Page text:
Positive: A Novel Audiobook [Free Download by Trial]

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Positive: A Novel by David Wellington

The readers can download Positive: A Novel Audiobook for free via Audible Free Trial.


In the bestselling vein of Guillermo Del Toro and Justin Cronin, the acclaimed author of Chimera and The Hydra Protocol delivers his spectacular breakout novel, an entertaining page-turning zombie epic that is sure to become a classic.



  • The concept of the book is solid. The characters are quite enjoyable. However, there were moments throughout the story that really made me frustrated. There were quite a few inconsistencies in the plot which left me scratching my head. The characters would often use language and terms that didn't quite fit with the overall story. It's not necessarily a terrible book, but it definitely didn't live up to the hype from other reviewers. I'd say it's just average. As for the narrator, they did a decent job. They portrayed Finn as a whiny and weak character, almost like a little brat at times. The action sequences were lacking a bit in excitement. Additionally, I wasn't a fan of the whole 20-year incubation period. If it takes that long, how could there have been a zombie crisis? It just doesn't add up.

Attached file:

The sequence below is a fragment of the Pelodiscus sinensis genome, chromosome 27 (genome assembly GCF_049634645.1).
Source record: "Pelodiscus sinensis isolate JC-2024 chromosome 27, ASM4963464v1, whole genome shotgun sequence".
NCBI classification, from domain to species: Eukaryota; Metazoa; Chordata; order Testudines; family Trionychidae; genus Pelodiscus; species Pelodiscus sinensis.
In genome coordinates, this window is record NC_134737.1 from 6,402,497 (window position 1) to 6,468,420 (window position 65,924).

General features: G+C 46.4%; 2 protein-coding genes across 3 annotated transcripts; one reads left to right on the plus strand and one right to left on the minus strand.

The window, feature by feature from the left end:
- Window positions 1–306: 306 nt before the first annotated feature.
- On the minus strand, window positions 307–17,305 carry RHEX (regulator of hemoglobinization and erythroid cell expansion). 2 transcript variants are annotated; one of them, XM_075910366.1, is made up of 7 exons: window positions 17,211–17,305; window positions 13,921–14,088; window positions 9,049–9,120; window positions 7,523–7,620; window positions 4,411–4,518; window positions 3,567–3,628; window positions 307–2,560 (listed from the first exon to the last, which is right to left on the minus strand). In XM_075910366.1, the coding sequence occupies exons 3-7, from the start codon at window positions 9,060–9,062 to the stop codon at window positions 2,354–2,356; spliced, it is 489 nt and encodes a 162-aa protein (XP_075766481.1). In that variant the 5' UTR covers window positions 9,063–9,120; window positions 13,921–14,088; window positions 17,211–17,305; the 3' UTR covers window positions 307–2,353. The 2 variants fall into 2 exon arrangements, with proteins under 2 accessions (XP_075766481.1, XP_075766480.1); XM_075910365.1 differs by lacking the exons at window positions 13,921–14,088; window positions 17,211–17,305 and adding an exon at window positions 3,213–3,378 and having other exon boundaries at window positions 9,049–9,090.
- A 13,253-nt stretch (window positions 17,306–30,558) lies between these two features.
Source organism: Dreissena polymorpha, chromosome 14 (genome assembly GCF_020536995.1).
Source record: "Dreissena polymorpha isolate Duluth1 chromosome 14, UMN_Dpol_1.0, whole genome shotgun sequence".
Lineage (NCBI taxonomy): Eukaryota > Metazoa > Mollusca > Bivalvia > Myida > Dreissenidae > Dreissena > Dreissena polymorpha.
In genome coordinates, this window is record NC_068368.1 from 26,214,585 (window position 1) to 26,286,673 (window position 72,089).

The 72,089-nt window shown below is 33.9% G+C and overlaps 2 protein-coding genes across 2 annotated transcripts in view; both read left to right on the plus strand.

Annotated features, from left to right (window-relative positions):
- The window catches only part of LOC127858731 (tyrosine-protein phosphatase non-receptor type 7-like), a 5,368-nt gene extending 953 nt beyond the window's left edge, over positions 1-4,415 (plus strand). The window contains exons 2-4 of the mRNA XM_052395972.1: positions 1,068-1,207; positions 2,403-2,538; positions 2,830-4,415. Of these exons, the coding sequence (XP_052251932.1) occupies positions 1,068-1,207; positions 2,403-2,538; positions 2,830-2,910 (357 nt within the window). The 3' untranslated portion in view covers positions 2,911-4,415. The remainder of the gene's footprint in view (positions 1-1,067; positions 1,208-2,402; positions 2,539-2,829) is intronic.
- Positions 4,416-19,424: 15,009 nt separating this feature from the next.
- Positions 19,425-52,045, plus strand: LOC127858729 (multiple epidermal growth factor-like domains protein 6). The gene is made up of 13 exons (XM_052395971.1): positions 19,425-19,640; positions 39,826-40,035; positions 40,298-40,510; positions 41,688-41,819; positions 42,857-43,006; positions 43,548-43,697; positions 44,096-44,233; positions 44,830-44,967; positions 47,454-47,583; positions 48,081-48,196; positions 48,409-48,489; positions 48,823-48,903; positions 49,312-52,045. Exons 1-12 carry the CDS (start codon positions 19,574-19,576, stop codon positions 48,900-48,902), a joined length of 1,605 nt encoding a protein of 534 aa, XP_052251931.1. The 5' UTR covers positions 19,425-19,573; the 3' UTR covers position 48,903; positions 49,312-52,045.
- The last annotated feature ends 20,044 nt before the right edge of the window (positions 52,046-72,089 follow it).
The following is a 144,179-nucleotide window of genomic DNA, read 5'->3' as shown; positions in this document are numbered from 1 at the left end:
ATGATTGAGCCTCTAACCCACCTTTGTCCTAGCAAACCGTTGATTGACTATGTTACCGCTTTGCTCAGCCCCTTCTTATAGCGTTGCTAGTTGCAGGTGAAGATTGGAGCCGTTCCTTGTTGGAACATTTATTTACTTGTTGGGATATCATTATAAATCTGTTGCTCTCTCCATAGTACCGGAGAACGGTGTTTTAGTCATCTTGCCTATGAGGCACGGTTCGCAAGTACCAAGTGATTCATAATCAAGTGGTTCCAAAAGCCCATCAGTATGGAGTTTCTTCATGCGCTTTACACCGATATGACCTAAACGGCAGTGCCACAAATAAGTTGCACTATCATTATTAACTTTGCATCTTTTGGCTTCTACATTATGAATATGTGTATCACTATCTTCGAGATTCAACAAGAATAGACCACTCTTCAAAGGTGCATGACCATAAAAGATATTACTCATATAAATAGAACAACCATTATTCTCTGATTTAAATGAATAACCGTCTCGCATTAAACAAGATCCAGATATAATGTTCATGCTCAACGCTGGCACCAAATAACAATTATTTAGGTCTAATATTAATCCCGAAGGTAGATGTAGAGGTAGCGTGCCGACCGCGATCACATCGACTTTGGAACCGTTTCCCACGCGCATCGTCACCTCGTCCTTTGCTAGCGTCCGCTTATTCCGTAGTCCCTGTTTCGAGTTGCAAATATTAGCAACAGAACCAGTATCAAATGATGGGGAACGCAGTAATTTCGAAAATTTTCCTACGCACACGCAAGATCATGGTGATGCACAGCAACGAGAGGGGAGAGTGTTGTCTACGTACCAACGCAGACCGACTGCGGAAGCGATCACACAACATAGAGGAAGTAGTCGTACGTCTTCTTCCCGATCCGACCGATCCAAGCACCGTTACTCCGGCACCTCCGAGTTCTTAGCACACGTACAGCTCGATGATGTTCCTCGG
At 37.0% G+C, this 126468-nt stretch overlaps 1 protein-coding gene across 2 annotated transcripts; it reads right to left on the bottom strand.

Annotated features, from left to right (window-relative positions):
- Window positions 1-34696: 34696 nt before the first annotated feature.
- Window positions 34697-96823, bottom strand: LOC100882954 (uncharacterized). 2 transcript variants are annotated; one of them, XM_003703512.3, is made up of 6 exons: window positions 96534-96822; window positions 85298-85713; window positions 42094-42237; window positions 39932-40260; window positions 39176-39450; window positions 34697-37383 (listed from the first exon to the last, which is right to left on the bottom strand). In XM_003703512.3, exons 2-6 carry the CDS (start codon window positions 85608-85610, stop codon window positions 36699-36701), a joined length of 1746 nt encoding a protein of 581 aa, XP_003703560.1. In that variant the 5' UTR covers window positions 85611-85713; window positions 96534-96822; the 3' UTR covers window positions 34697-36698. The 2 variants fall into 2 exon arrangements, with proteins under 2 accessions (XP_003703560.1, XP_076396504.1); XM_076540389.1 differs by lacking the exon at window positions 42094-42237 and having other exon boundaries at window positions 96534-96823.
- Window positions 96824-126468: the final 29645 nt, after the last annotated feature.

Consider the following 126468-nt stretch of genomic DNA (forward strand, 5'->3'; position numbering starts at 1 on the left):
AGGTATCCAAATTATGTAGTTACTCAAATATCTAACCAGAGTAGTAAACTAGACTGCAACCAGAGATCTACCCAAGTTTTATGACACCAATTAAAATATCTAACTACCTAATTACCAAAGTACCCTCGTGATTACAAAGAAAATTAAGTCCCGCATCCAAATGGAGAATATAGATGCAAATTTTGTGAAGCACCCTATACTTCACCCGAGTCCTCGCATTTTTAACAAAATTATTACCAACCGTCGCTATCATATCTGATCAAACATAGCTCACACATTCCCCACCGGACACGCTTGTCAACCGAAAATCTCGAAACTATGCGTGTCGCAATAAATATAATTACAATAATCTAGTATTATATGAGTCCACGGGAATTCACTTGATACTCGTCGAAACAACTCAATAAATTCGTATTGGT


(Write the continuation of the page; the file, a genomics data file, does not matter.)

• The book was alright, but it was pretty predictable. It felt overly long and dragged out. At first, the narrator annoyed me, but they improved as the book went on. I wouldn't really suggest this book to others.
  • I bought this book as part of a twofer deal, knowing it was a post-apocalyptic story. Although it's not my usual genre, I had high hopes after listening to the sample recording and enjoying Nick Podehl's narration. Unfortunately, it was a struggle to finish, despite the narrator's talent. I would classify it as Young Adult since most of the story revolves around young characters. The main character was not very believable in terms of his ability to overcome the challenges he faced. He was a 19-year-old with average size, strength, and intelligence, yet he managed to overcome nearly impossible odds in every adverse encounter. And it wasn't because of cleverness, preparation, or strategy, but solely due to his sheer willpower and luck. While this could be acceptable in a few instances, it happened so frequently that it would have been more believable if the author had given him a guardian angel or some supernatural ability. Additionally, the author portrayed every harrowing situation with excessive angst, to the point where I even considered infecting myself with the zombie virus to have a chance at getting rid of the protagonist myself. It was that frustrating.